I think 538 made a good point in their weekly discussion:
"natesilver: But Hoyer is right on the politics of this. Impeachment is not a popular option. As Amelia said, call Mueller to testify. Call Barr to testify. Call other people to testify. So you can have a drip, drip, drip against Trump, mostly to satisfy partisans and keep him off balance. But impeachment? Not popular."
natesilver: Also, if Trump were unpopular enough that he could be not only impeached but also removed by the Senate — which would mean that his approval rating with Republicans would have to be way down — wouldn’t you rather run against him anyway?
That would probably imply he had like a 29 percent approval rating or something, in which case the Democratic nominee in 2020 would be on track to win in an epic landslide and maybe pick up some huge congressional majorities too."
Starting impeachment proceedings wouldn't be popular, and they would also fail in any environment where Trump isn't hilariously thoroughly beaten in 2020. I don't think pursuing impeachment is a viable strategy to winning that election - best case you remove Trump from office (unlikely), and a more generally appealing Republican candidate takes his place, or worse, you simply turn off independents who view Trump as a legitimately elected president (he largely is), and lessen your chances of winning said election. I honestly can't see the benefits of attempting impeachment as it stands, especially since congress is split right now, meaning Trump can really only do quite limited damage right now.
No he won't. Trump hasn't been appealing to anyone but his base for his entire presidency, and the Mueller report won't change their opinion of him (perhaps he'll lose a couple of percent, but his approval rating has been exceedingly stable). His chances of winning as an incumbent are still fairly high. The idea that Trump will somehow both attempt and manage to disassemble American democracy in the next 16 months is foolish. It's not gonna happen.
It sickens me how it's more politically convenient to wait for Trump to lose 2020 rather than for Congress to enforce their checks and balances as mandated on the Constitution. This shows me how partisan and broken the whole system has become. And I get the very bad feeling that Democrats will forget Trump once he's out of office. It's just awful everything and erodes my trust in American democracy.
He really could shoot someone on 5th avenue and not lose any voters.
As someone who usually defends actions of governments in general, this really depicted the absolute corrupt nature of the american political system. I know there is bullshit happening everywhere but US does not even try to hide it the bullshit.
I don't get how people don't go out on the streets wanting his head on a pike either.
You'd expect people to manifest themselves about the load of shit going on since 2016.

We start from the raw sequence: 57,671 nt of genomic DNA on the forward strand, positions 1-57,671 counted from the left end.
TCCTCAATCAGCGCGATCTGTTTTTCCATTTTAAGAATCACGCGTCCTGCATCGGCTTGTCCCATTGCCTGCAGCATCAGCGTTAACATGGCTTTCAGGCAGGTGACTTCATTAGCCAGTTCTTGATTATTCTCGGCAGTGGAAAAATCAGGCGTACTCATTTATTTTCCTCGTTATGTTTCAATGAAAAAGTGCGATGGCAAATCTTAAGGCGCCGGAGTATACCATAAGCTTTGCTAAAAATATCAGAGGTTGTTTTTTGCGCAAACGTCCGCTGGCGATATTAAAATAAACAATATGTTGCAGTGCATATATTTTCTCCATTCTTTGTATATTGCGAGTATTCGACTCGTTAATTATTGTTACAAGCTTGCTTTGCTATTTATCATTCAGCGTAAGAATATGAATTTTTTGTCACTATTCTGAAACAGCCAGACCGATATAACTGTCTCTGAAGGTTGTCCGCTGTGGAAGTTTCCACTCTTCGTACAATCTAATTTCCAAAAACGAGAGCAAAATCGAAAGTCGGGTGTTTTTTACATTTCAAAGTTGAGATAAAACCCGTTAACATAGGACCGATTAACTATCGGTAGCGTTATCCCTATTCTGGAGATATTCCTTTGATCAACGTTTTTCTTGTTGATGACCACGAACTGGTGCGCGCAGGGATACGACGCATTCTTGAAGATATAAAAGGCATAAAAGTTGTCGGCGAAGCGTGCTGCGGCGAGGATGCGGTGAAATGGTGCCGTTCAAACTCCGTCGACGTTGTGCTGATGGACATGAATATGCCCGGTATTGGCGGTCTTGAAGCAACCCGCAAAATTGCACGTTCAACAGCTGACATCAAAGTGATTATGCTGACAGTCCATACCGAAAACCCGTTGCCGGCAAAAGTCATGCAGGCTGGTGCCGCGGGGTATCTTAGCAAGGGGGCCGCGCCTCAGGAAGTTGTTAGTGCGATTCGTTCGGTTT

I'll be honest, tweets like this should be considered perjury
twitter isnt under oath lol
I know, which is why I said should be. There needs to be more accountability for misleading the public. When he's using twitter in an official capacity, there should be consequences to literally
How does it take you 2 years to conclude no crime was committed but can't conclude he's innocent? "Hey, I know you didn't do anything, but something happened and I 'think' you could have done something because you're associated with some shitty people, so you're not really innocent but I can't really say a crime was done."
We saw Clinton break 11 crimes. 11 crimes, in the report, were stated, directly, a crime was conducted. This is wishy-washy. This is such a garbage report. It's, literally, a nothing burger that is trying to invent evidence-free beef. This is absolute trash.
Are you feeling okay?
"Nor can I claim you didn't commit the crime that didn't happen."
How does that make any sense? It's like this was written by a 9-year old.
Failing to prove guilt does not prove innocence. This is the basis of our criminal justice system and it is why a jury must find a defendant "guilty" or "not guilty" instead of "guilty" or "innocent". It's rooted in philosophy and logic.
It's also really, really stupid of them to just assume another victory like that. They don't know what will happen between now and 2020, Dems assuming Trump will lose is partly why we have him in the first place.
I really feel like this part doesn't get enough attention regarding collusion:
This basically reads to me as being "there's a ton of evidence we couldn't gather (due to it being destroyed / encrypted / false testimony / etc) but there could absolutely be evidence we didn't obtain that changes this"
I know there's a certain amount of "covering their ass" in a legal sense but it seems to me that Mueller is basically saying "we were significantly hampered by issues obtaining evidence which may have changed this case if we didn't have those issues"
"Beyond a Reasonable Doubt" in criminal law is pretty much 99%+ sure something happened, while in civil law it's more like 51%.
That's why the report doesn't go for that.
Won't comment on your whataboutism + TD-vocabulary vomit.
Also the meaning of this is very strong once you understand it: the Trump cult obstructed justice, but their obstruction was outside of the jurisdiction of the Counsel investigation.
And all this time we thought 4d chess was a joke.
The comments on that tweet are showing some real mental gymnastics. This whole situation is going to be a textbook case of how messy the law can get.
"Yeah i got a B on The Trump Presidency exam. Forgot about the tweets claiming he was exonerated by the report."